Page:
Features

Icilanga mulilo experience

MIRRIAM says every bride wants her event to be better than the one she attended last.

PRISCILLA MWILA, Lusaka
WHEN I started planning for my icilanga mulilo back in 2017, I had a picture of cooking a variety of traditional dishes which a few singing women would present to my future husband.
My septuagenarian grandmother, Lukonde Chibamba, explained to me the difference between icilanga mulilo and amatebeto, two events which are associated with the Bemba ethnic group, but now widely practised by across the country.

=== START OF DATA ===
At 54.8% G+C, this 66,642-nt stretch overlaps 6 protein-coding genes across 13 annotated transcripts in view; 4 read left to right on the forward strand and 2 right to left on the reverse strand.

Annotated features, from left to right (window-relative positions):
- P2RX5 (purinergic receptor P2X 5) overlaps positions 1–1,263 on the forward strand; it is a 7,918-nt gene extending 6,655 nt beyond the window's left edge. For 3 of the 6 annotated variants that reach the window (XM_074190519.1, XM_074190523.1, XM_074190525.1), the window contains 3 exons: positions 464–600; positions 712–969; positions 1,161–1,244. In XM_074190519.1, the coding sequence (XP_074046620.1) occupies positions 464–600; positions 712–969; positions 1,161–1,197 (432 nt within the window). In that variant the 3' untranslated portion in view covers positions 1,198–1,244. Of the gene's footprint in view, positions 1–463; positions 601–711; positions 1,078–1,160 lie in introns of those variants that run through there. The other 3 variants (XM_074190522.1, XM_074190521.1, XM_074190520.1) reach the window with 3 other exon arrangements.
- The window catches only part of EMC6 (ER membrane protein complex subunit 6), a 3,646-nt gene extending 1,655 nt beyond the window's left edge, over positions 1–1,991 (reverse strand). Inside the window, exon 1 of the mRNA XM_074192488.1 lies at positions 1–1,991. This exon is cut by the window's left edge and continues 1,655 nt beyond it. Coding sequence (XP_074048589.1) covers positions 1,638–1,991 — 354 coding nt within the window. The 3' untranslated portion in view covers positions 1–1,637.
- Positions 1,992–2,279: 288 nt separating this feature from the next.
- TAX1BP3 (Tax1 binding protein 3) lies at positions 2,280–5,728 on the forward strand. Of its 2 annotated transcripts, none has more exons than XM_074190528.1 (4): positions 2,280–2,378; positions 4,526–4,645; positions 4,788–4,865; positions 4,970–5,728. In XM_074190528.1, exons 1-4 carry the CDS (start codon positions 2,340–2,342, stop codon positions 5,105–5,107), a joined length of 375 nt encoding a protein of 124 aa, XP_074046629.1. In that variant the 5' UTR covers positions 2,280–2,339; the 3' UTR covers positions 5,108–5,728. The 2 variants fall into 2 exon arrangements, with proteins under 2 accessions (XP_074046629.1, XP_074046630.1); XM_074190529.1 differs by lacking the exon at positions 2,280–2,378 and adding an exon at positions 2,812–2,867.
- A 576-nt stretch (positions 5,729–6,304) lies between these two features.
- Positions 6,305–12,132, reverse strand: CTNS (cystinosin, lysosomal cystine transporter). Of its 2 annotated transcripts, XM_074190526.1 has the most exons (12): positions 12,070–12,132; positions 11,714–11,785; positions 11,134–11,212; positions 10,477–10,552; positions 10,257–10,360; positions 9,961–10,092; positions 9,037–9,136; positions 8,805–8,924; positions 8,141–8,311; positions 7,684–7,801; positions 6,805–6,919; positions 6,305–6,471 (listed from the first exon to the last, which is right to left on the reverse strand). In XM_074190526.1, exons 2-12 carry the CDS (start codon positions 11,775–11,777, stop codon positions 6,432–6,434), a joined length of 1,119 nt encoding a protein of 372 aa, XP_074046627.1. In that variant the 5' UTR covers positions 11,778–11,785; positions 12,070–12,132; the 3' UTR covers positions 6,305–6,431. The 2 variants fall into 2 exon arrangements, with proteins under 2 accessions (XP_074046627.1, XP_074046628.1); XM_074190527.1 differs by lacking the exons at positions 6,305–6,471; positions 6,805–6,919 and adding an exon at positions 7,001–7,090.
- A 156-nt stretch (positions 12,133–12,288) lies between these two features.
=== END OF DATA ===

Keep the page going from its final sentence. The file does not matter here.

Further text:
“We want your husband to feel free to eat food when he visits your parents’ place, so we prepare what we call icilanga mulilo,” Grandma Lukonde had told me.
“But a time may come after some years of you two staying together, when you will have to appreciate your husband for how good he has taken care of you and your family.”
“What you will prepare then will be amatebeto to say thank you my husband. For icilanga mulilo, the bride-to-be does not follow, but for amatebeto, the woman is allowed to attend,” she said.http://epaper.daily-mail.co.zm/

Send Your Letters

Facebook Feed

Ad1